It took time for other parts of the intelligence community to endorse the CIA’s view. Only in the administration’s final weeks in office did it tell the public, in a declassified report, what officials had learned from Brennan in August — that Putin was working to elect Trump.

[Putin ‘ordered’ effort to undermine faith in U.S. election and help Trump, report says]

Over that five-month interval, the Obama administration secretly debated dozens of options for deterring or punishing Russia, including cyberattacks on Russian infrastructure, the release of CIA-gathered material that might embarrass Putin and sanctions that officials said could “crater” the Russian economy.

But in the end, in late December, Obama approved a modest package combining measures that had been drawn up to punish Russia for other issues — expulsions of 35 diplomats and the closure of two Russian compounds — with economic sanctions so narrowly targeted that even those who helped design them describe their impact as largely symbolic.

Obama also approved a previously undisclosed covert measure that authorized planting cyber weapons in Russia’s infrastructure, the digital equivalent of bombs that could be detonated if the United States found itself in an escalating exchange with Moscow. The project, which Obama approved in a covert-action finding, was still in its planning stages when Obama left office. It would be up to President Trump to decide whether to use the capability.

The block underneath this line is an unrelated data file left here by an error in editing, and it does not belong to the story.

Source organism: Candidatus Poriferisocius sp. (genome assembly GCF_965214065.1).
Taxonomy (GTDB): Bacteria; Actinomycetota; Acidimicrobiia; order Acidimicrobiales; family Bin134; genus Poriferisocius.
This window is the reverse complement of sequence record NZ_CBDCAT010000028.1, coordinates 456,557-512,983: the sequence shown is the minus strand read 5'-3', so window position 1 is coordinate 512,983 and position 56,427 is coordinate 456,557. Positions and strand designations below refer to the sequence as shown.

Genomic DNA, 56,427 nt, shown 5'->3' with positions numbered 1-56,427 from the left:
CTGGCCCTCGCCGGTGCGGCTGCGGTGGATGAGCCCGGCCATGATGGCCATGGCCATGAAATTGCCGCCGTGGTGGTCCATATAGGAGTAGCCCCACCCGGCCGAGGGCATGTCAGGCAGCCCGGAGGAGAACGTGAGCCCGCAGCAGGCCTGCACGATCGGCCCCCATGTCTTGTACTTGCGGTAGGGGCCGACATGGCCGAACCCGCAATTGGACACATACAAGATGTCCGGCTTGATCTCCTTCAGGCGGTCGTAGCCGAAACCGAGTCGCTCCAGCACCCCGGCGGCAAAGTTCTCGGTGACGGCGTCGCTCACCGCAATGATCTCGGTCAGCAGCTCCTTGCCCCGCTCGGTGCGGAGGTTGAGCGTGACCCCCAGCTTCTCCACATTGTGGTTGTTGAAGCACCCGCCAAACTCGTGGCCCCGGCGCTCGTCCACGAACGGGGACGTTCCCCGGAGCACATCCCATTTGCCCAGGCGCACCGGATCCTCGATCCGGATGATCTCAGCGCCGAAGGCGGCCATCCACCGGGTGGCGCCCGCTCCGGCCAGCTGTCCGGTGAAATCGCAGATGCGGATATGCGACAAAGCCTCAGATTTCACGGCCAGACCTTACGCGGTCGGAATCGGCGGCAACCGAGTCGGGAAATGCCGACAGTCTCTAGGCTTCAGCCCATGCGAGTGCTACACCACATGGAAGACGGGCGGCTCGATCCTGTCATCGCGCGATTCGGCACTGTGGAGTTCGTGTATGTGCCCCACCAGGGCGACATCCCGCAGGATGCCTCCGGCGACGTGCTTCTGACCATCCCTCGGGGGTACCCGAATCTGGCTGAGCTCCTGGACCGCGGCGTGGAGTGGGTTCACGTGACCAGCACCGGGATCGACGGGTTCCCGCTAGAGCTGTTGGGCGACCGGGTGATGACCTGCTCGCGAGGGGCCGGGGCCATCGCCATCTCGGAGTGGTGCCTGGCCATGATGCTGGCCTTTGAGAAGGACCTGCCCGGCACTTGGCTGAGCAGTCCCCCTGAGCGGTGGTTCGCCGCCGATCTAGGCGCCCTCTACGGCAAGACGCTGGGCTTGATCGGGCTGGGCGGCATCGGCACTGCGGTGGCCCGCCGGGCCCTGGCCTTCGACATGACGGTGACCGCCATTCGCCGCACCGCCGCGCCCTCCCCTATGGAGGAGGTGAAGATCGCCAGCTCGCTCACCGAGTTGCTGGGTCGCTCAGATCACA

In political terms, Russia’s interference was the crime of the century, an unprecedented and largely successful destabilizing attack on American democracy. It was a case that took almost no time to solve, traced to the Kremlin through cyber-forensics and intelligence on Putin’s involvement. And yet, because of the divergent ways Obama and Trump have handled the matter, Moscow appears unlikely to face proportionate consequences.

Those closest to Obama defend the administration’s response to Russia’s meddling. They note that by August it was too late to prevent the transfer to WikiLeaks and other groups of the troves of emails that would spill out in the ensuing months. They believe that a series of warnings — including one that Obama delivered to Putin in September — prompted Moscow to abandon any plans of further aggression, such as sabotage of U.S. voting systems.


Denis McDonough, who served as Obama’s chief of staff, said that the administration regarded Russia’s interference as an attack on the “heart of our system.”

“We set out from a first-order principle that required us to defend the integrity of the vote,” McDonough said in an interview. “Importantly, we did that. It’s also important to establish what happened and what they attempted to do so as to ensure that we take the steps necessary to stop it from happening again.”